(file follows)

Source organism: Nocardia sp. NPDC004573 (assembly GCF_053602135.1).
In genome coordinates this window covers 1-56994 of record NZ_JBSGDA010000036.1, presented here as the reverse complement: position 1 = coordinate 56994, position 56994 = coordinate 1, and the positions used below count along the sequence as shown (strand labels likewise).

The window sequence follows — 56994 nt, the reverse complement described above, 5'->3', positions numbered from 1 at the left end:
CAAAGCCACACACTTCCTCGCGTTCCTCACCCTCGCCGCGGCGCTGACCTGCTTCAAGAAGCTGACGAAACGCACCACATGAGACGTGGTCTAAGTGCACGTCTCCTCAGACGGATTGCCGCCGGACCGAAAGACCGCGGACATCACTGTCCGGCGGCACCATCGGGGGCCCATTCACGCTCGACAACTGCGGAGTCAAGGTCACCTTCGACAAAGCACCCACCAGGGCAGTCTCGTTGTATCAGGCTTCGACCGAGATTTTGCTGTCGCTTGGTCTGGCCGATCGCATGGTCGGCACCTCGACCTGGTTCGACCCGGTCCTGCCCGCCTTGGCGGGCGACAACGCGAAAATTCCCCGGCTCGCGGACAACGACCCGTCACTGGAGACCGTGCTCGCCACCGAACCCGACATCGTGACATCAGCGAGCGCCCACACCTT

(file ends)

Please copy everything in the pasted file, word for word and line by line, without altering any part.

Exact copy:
Source organism: Nocardia sp. NPDC004573 (assembly GCF_053602135.1).
In genome coordinates this window covers 1-56994 of record NZ_JBSGDA010000036.1, presented here as the reverse complement: position 1 = coordinate 56994, position 56994 = coordinate 1, and the positions used below count along the sequence as shown (strand labels likewise).

The window sequence follows — 56994 nt, the reverse complement described above, 5'->3', positions numbered from 1 at the left end:
CAAAGCCACACACTTCCTCGCGTTCCTCACCCTCGCCGCGGCGCTGACCTGCTTCAAGAAGCTGACGAAACGCACCACATGAGACGTGGTCTAAGTGCACGTCTCCTCAGACGGATTGCCGCCGGACCGAAAGACCGCGGACATCACTGTCCGGCGGCACCATCGGGGGCCCATTCACGCTCGACAACTGCGGAGTCAAGGTCACCTTCGACAAAGCACCCACCAGGGCAGTCTCGTTGTATCAGGCTTCGACCGAGATTTTGCTGTCGCTTGGTCTGGCCGATCGCATGGTCGGCACCTCGACCTGGTTCGACCCGGTCCTGCCCGCCTTGGCGGGCGACAACGCGAAAATTCCCCGGCTCGCGGACAACGACCCGTCACTGGAGACCGTGCTCGCCACCGAACCCGACATCGTGACATCAGCGAGCGCCCACACCTT